The Return Of The Islamic Emirate

Published in Hindustan Times on August 20, 2021

There is an old saying – Be careful what you wish for….China, Russia, Iran and Pakistan were the most vociferous in demanding the exit of the United States (US) from Afghanistan. Now that images of people hanging on to a C-17 Globemaster, as it taxis for take-off evoking parallels with the fall of Saigon in April 1975 have been seen with smug satisfaction in Islamabad, Tehran, Beijing and Moscow, a grim reality is seeping in. Chinese Foreign Minister Wang Yi has already expressed his unhappiness at US’ ‘hasty’ exit.

The key question is if there really is a Taliban 2.0 or just a more media savvy repackaged Taliban 1.0 that will create more regional instability. But to unravel that, let us return to how Afghanistan got here.

A messy exit

The demise of the Islamic Republic and return of the Islamic Emirate of Afghanistan became inevitable when in February last year, US Ambassador Zalmay Khalilzad signed an agreement with the Taliban Deputy Leader Mullah Barader in Doha, committing to US withdrawal. While Khalilzad delivered the agreement for the Trump administration, President Joe Biden’s announcement on April 14, 2021 that US would be out before the 9/11 anniversary reaffirmed the unconditional withdrawal.

The US was hoping for a ‘decent interval’ between its exit and the eventual collapse of the Kabul regime but once the Taliban sensed victory, they moved in with an ‘indecent haste’.  Despite a domestic backlash against the messy withdrawal, Biden has maintained that his decision was the right one.

The reality is that a cumulative set of mistakes that made US’ continued presence a lightning rod for the insurgency. In 2001, US went into Afghanistan on a counter-terrorism mission, deluded itself that the Taliban had been defeated when they had merely escaped across the border into Pakistan, got distracted with Iraq in 2003, and then got drawn into an increasingly vicious counter-insurgency mounted by the re-energised Taliban.

Meanwhile, the narrative about ‘forever wars’ gained traction. The reality is that as Gen Doug Lute said – the US did not fight a 20-year war; it fought a one-year war, 20 times over. In any case, US had ended its combat operations in 2014 replacing it with a limited ‘train, advise and assist’ mission. While 2352 US soldiers were killed between 2001 and 2014, the number of deaths in the following six years was 96. The annual expenditure with its reduced presence was about $45 billion, a small fraction of its $700 billion defence budget.

The real problem was that without removing the sanctuaries in Pakistan, US was caught in a stalemate that made its continued presence unpopular. Its association with a local government that lacked legitimacy and was seen as corrupt and incompetent by the people, added to it.

Pakistan’s strategy paid off when the Doha office opened in 2013, beginning the process of Taliban’s legitimisation, something it had lacked in the 1990s. Changing power equations made Russia and China more wary and critical about US presence in its backyard. Biden is right that delaying the departure would not have changed anything and no astrologer could have found a propitious moment.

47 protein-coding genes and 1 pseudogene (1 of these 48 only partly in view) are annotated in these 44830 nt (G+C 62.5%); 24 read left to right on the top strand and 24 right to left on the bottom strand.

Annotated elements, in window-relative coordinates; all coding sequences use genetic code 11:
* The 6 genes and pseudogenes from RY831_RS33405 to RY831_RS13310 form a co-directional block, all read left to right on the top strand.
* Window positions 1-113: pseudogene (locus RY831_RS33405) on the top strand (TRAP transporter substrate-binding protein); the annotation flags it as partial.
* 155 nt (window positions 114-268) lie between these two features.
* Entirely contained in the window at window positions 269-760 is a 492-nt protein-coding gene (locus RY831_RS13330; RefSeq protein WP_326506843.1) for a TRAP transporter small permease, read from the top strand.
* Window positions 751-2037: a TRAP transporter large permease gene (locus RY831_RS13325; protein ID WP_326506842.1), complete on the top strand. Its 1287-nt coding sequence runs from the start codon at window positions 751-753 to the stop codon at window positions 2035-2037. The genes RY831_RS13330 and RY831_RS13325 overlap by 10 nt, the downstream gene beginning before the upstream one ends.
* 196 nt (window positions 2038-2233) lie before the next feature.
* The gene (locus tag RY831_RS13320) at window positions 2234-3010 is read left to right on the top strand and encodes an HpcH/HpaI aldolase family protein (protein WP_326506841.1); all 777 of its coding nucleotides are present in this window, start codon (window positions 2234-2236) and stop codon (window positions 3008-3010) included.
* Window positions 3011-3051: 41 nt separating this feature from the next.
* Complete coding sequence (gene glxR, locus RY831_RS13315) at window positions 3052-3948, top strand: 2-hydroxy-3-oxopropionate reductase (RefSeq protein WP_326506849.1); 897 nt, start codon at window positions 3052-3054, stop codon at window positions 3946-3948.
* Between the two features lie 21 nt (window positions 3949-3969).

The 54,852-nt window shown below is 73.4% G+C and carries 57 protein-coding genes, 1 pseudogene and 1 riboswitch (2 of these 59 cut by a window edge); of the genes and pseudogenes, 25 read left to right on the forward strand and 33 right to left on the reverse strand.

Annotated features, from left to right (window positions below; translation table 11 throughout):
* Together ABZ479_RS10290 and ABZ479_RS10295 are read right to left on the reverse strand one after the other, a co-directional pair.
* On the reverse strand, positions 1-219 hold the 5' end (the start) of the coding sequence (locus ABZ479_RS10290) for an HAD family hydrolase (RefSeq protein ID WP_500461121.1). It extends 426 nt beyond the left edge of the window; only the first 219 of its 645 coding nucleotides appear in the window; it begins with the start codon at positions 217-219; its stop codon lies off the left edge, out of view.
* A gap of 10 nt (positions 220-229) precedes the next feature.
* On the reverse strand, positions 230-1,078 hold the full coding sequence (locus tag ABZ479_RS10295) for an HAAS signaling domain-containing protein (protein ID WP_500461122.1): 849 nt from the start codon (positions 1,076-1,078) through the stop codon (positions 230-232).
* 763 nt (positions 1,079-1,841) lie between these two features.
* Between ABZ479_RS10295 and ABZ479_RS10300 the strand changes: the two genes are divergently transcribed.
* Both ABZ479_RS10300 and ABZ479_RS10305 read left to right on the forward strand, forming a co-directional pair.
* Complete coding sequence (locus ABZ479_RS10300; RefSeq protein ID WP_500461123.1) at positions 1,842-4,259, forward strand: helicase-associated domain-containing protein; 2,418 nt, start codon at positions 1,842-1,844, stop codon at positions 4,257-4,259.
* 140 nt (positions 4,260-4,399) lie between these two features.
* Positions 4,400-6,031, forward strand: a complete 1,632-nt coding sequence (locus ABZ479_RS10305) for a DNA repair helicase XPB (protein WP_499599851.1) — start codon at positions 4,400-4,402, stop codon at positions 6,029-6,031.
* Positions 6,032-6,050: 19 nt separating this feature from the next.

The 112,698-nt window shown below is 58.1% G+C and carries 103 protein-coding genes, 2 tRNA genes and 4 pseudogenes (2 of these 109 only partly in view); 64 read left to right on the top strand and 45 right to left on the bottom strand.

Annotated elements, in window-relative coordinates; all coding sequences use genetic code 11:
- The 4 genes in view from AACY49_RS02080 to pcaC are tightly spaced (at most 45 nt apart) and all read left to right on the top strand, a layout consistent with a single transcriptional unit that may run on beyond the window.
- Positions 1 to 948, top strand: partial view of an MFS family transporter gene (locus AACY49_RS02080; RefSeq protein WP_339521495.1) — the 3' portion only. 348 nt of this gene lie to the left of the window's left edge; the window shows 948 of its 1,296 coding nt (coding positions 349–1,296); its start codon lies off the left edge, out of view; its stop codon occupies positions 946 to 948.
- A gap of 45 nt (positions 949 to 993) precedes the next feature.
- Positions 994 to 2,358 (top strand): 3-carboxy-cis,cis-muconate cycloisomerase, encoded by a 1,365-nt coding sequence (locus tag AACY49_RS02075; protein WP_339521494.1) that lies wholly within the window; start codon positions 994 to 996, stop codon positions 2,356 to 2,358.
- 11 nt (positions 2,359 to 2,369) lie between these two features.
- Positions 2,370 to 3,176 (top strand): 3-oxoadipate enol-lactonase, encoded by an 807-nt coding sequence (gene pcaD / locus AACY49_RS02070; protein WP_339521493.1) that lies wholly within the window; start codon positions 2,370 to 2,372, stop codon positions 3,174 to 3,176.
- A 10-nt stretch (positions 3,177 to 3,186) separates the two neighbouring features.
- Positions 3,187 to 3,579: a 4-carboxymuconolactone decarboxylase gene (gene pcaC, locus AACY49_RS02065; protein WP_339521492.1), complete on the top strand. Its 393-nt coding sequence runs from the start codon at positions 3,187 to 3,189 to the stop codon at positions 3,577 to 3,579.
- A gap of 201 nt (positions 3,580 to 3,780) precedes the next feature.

India’s options

Like other countries, India too supported ‘an Afghan-led and Afghan-owned’ peace and reconciliation process. But while other countries did not let this prevent their contacts with the Taliban in Doha and elsewhere, India followed it in letter and spirit. Indian officials did participate in meetings where Taliban were present but refrained from exploring any direct engagement with the Taliban. With the US out and Ashraf Ghani gone, there was no option except to withdraw all diplomatic presence, closing the embassy for all practical purposes.

While no one knows if Taliban have changed, they will find that Afghanistan has changed in the last twenty years. It is a young nation with a median age of 18 and a half years. More than two-thirds of the population is below 30, and this cohort has grown up in a conservative but open society; 60 percent of the population enjoy internet access. They, along with women, minorities will resist a return to the Islamic Emirate of the 1990s.

Further, Taliban today is not a unified entity. Mullah Barader is a co-founder of the Taliban and Mullah Omar was his brother-in-law. He was taken into custody by the ISI in 2010 to punish him for being in direct contact with President Hamid Karzai. Eight years in ISI custody are unlikely to have left him with happy memories. The Doha negotiators constitute the public face but the fighting has been done by local commanders on the ground. Quetta shura is headed by a cleric Mullah Haibatullah Akhundzada and two deputies, Mullah Yaqub, son of Mullah Omar who has been overseeing military operations in the south and Sirajuddin Haqqani who heads the Haqqani network, operating in the east. There are other groups too – Al Qaeda, IS -Khorasan, Uighurs (ETIM), Uzbeks (IMU), Tajiks (Khatiba Imam al Bukhari) and Pakistani groups like the TTP, LeT, JeM, Jamaat ul Ahraar, Lashkar-e-Islam and Lashkar-e-Jhangvi. All of them have linkages with Taliban fighters on the ground but power sharing negotiations may end up pitching them on opposite sides.

Another chapter in Afghanistan’s political transition that began with the coup in 1973, has ended and at present, India has little choice except to wait and watch because unlike the West, we remain part of the region.

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